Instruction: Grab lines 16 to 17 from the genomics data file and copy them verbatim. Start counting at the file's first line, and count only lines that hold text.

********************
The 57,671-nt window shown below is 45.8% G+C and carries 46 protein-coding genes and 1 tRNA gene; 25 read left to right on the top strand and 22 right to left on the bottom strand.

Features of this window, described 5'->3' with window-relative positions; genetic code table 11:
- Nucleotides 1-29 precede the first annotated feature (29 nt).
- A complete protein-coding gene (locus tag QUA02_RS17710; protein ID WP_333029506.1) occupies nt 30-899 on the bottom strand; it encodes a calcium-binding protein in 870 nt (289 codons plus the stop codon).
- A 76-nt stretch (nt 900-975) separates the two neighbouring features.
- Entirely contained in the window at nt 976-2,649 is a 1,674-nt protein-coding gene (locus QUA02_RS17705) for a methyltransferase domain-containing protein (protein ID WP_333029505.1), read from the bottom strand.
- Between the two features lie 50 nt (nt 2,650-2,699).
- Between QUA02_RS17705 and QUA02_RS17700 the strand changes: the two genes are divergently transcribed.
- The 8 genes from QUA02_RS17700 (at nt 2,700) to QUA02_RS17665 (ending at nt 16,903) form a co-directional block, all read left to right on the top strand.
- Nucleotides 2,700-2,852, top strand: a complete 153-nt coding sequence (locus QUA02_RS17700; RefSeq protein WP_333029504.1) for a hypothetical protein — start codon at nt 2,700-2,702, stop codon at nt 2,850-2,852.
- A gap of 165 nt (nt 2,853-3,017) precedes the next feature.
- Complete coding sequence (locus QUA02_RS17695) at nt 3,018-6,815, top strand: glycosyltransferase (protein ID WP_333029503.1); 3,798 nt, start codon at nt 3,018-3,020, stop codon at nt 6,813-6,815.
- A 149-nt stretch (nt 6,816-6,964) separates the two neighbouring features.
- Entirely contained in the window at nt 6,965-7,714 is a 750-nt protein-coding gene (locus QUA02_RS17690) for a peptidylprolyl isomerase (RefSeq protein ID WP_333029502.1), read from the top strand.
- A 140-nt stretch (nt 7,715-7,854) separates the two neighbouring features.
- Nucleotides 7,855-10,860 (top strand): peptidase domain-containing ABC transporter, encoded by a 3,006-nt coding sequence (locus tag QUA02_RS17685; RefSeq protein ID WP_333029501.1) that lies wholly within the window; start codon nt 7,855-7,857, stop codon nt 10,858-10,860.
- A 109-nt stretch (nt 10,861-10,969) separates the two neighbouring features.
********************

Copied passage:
- Nucleotides 7,855-10,860 (top strand): peptidase domain-containing ABC transporter, encoded by a 3,006-nt coding sequence (locus tag QUA02_RS17685; RefSeq protein ID WP_333029501.1) that lies wholly within the window; start codon nt 7,855-7,857, stop codon nt 10,858-10,860.
- A 109-nt stretch (nt 10,861-10,969) separates the two neighbouring features.